Dominican University of California
 

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Presentation or Panel Title

Implications of Experiencing Parental Divorce in Childhood on Later Adult Attachment

Location

Guzman 113

Start Date

4-15-2016 4:00 PM

End Date

4-15-2016 4:30 PM

Department

Psychology

Student Type

Undergraduate - Honors

Faculty Mentor

Emily Newton, Ph.D.

Presentation Format

Oral Presentation

Abstract/Description

Attachment theory explores the working models that are developed early in childhood between parents and infant, and how these models manifest in adulthood in attachment relationships. When this attachment relationship is impacted by an event such as divorce, repercussions often manifest themselves in later years. An assumption behind attachment theory is that the quality of attachment a child experiences affects their adult ability to form and maintain healthy relationships. Because divorce often acts as a negative experience in the lives of children and adolescents, it likely plays a role in the child’s later ability to form secure attachments in adulthood. The purpose of this study is to explore the implications that divorce can have on later attachment relationships. Specifically, this study will investigate if individuals who experienced the divorce of their parents in childhood are more likely to have instances of insecure attachment in adulthood. This study will consist of 100 Dominican University of California students, recruited from psychology classes and from Dominican affiliated Facebook pages. Participants will be given a link to a SurveyMonkey questionnaire composed of the Experiences in Close Relationships -Relationship Structures which will assess individual attachment in regard to their relationship with their maternal figure, their paternal figure, and their romantic partner (Fraley, Heffernan & Vicary, 2011), the Painful Feelings About Divorce scale which will measure the individuals feelings of loss and abandonment, as well as their ability to see life through a different filter because of the divorce (Laumann-Billings, & Emery, 2000), and finally demographic questions about the participant’s age, gender, and details about their parent’s divorce. It is hypothesized that a) individuals who experienced divorce will have higher avoidance and anxiety scores than those whose parents did not divorce, b) children who experienced divorce later in childhood will have higher avoidance and anxiety scores than children who experienced divorce earlier in childhood and c) individuals who describe their parents’ divorce as traumatic are more likely to experience insecure attachment. Data collection for this study will occur in February and March of 2016.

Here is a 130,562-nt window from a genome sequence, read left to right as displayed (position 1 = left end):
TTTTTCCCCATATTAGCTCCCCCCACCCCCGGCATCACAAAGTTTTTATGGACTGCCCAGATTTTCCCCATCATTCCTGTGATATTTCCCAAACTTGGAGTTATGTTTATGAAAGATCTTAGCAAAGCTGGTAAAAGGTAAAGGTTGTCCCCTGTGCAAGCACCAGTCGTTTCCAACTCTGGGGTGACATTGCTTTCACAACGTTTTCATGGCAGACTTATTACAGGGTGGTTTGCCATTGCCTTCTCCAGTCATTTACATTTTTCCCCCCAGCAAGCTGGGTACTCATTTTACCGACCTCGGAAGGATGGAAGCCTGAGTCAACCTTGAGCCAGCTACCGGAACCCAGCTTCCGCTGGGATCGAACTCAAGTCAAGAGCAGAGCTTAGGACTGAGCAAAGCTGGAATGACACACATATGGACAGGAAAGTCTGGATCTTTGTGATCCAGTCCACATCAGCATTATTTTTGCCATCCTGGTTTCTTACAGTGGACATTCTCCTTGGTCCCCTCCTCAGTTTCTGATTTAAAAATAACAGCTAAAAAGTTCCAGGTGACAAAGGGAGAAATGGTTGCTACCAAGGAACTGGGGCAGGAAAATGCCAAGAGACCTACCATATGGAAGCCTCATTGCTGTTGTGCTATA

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Apr 15th, 4:00 PM Apr 15th, 4:30 PM

Implications of Experiencing Parental Divorce in Childhood on Later Adult Attachment

Guzman 113

Attachment theory explores the working models that are developed early in childhood between parents and infant, and how these models manifest in adulthood in attachment relationships. When this attachment relationship is impacted by an event such as divorce, repercussions often manifest themselves in later years. An assumption behind attachment theory is that the quality of attachment a child experiences affects their adult ability to form and maintain healthy relationships. Because divorce often acts as a negative experience in the lives of children and adolescents, it likely plays a role in the child’s later ability to form secure attachments in adulthood. The purpose of this study is to explore the implications that divorce can have on later attachment relationships. Specifically, this study will investigate if individuals who experienced the divorce of their parents in childhood are more likely to have instances of insecure attachment in adulthood. This study will consist of 100 Dominican University of California students, recruited from psychology classes and from Dominican affiliated Facebook pages. Participants will be given a link to a SurveyMonkey questionnaire composed of the Experiences in Close Relationships -Relationship Structures which will assess individual attachment in regard to their relationship with their maternal figure, their paternal figure, and their romantic partner (Fraley, Heffernan & Vicary, 2011), the Painful Feelings About Divorce scale which will measure the individuals feelings of loss and abandonment, as well as their ability to see life through a different filter because of the divorce (Laumann-Billings, & Emery, 2000), and finally demographic questions about the participant’s age, gender, and details about their parent’s divorce. It is hypothesized that a) individuals who experienced divorce will have higher avoidance and anxiety scores than those whose parents did not divorce, b) children who experienced divorce later in childhood will have higher avoidance and anxiety scores than children who experienced divorce earlier in childhood and c) individuals who describe their parents’ divorce as traumatic are more likely to experience insecure attachment. Data collection for this study will occur in February and March of 2016.